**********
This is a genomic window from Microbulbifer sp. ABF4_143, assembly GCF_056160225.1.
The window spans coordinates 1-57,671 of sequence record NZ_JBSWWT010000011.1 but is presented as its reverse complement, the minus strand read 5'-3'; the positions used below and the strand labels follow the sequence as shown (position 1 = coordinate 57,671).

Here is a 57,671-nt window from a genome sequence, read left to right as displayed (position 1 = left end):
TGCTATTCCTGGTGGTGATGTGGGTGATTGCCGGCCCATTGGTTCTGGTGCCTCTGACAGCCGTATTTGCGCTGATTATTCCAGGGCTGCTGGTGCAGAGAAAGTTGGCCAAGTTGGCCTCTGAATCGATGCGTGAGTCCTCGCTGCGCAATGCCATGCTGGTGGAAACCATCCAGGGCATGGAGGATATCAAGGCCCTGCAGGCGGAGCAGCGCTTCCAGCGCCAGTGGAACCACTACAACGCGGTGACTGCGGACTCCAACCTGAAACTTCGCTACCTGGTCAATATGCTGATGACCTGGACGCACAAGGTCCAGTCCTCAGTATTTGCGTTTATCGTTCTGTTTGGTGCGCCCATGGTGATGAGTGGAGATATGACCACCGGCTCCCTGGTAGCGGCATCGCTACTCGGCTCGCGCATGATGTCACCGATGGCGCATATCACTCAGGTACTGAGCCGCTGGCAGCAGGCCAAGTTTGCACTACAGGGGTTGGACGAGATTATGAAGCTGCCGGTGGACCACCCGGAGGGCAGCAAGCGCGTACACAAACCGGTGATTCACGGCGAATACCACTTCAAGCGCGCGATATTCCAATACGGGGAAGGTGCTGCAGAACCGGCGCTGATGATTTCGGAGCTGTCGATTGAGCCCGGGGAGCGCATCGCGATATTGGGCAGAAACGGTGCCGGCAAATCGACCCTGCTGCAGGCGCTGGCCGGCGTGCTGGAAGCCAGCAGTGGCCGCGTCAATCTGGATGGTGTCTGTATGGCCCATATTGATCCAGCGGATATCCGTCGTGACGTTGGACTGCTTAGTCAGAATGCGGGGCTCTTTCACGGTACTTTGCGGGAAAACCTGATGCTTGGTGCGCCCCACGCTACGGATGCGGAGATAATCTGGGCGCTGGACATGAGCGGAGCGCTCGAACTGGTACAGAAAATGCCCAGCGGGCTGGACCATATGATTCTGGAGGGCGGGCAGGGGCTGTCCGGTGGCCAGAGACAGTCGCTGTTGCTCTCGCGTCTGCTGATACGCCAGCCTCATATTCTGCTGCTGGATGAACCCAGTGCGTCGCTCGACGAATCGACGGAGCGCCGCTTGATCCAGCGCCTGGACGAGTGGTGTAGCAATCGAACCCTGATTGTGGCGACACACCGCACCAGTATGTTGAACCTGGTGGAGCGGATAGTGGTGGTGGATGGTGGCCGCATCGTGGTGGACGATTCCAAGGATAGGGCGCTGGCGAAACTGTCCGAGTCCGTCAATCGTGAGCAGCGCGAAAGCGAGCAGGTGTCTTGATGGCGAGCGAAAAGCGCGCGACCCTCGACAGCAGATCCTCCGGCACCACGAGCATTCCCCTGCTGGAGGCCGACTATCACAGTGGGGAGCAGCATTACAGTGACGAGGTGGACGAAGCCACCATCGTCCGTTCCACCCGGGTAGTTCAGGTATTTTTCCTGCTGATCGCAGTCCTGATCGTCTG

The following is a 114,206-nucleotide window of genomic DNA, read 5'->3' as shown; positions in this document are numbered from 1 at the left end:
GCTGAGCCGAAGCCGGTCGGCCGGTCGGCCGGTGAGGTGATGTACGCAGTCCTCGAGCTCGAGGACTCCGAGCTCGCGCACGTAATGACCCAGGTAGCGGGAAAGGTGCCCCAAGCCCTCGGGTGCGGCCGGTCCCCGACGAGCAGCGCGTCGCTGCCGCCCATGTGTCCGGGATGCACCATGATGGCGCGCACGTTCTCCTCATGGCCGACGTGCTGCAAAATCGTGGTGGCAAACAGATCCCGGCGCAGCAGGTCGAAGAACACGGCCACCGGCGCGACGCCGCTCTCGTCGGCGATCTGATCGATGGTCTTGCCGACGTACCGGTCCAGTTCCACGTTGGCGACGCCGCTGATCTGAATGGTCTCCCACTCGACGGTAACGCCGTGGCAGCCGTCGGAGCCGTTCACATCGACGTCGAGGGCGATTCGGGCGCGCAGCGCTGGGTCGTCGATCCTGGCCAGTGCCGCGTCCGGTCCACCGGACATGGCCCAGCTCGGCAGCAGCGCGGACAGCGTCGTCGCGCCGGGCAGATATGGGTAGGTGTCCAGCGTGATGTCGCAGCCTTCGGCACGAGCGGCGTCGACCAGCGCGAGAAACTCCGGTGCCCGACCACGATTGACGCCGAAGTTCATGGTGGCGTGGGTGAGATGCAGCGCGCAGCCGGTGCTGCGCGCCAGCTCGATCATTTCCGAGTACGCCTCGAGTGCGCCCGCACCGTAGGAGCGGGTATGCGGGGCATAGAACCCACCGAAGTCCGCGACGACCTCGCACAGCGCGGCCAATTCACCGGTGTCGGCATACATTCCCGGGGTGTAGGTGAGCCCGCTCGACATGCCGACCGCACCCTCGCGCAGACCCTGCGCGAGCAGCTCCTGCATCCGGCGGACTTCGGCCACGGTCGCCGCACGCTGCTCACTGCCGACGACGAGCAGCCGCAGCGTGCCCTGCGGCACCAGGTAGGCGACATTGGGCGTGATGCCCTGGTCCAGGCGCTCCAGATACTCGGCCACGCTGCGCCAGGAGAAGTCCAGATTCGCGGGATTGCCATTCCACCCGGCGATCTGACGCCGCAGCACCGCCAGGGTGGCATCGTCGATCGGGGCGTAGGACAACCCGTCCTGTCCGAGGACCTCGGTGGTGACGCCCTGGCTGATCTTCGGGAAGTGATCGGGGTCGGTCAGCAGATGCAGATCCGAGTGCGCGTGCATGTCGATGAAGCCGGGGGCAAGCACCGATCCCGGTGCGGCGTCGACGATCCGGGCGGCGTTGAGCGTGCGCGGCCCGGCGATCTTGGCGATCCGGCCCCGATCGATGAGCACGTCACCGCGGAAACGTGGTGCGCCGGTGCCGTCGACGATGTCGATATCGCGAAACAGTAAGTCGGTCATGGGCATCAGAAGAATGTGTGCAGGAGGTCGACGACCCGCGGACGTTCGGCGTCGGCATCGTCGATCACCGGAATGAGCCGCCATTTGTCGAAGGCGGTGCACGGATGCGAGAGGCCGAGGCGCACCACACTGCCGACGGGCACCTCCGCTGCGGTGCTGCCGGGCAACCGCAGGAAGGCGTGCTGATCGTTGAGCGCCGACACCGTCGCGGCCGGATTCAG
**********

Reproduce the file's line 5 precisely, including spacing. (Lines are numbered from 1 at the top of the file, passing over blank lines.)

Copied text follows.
The following is a 114,206-nucleotide window of genomic DNA, read 5'->3' as shown; positions in this document are numbered from 1 at the left end: